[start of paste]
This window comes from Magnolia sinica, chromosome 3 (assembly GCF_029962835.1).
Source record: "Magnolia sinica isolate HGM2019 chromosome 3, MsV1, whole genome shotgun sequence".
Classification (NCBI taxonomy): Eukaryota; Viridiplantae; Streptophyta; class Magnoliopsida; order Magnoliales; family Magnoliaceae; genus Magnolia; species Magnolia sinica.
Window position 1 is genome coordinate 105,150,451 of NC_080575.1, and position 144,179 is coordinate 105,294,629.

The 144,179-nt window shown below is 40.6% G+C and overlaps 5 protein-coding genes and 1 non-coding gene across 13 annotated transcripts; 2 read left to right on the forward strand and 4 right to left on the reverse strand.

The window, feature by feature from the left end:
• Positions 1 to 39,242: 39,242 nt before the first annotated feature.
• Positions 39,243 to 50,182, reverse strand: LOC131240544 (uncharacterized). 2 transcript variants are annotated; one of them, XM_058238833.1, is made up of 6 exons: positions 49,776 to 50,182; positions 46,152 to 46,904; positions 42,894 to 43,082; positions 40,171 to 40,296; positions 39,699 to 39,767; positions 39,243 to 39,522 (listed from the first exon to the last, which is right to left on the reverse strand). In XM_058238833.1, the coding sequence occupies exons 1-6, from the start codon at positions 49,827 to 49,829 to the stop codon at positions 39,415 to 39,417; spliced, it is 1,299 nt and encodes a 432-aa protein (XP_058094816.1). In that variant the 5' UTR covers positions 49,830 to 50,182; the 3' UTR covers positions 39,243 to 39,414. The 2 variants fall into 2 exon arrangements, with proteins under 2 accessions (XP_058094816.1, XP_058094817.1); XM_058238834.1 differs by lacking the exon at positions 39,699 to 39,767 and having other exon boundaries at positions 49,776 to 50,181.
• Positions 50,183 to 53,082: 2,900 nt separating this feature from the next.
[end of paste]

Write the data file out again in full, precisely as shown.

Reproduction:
This window comes from Magnolia sinica, chromosome 3 (assembly GCF_029962835.1).
Source record: "Magnolia sinica isolate HGM2019 chromosome 3, MsV1, whole genome shotgun sequence".
Classification (NCBI taxonomy): Eukaryota; Viridiplantae; Streptophyta; class Magnoliopsida; order Magnoliales; family Magnoliaceae; genus Magnolia; species Magnolia sinica.
Window position 1 is genome coordinate 105,150,451 of NC_080575.1, and position 144,179 is coordinate 105,294,629.

The 144,179-nt window shown below is 40.6% G+C and overlaps 5 protein-coding genes and 1 non-coding gene across 13 annotated transcripts; 2 read left to right on the forward strand and 4 right to left on the reverse strand.

The window, feature by feature from the left end:
• Positions 1 to 39,242: 39,242 nt before the first annotated feature.
• Positions 39,243 to 50,182, reverse strand: LOC131240544 (uncharacterized). 2 transcript variants are annotated; one of them, XM_058238833.1, is made up of 6 exons: positions 49,776 to 50,182; positions 46,152 to 46,904; positions 42,894 to 43,082; positions 40,171 to 40,296; positions 39,699 to 39,767; positions 39,243 to 39,522 (listed from the first exon to the last, which is right to left on the reverse strand). In XM_058238833.1, the coding sequence occupies exons 1-6, from the start codon at positions 49,827 to 49,829 to the stop codon at positions 39,415 to 39,417; spliced, it is 1,299 nt and encodes a 432-aa protein (XP_058094816.1). In that variant the 5' UTR covers positions 49,830 to 50,182; the 3' UTR covers positions 39,243 to 39,414. The 2 variants fall into 2 exon arrangements, with proteins under 2 accessions (XP_058094816.1, XP_058094817.1); XM_058238834.1 differs by lacking the exon at positions 39,699 to 39,767 and having other exon boundaries at positions 49,776 to 50,181.
• Positions 50,183 to 53,082: 2,900 nt separating this feature from the next.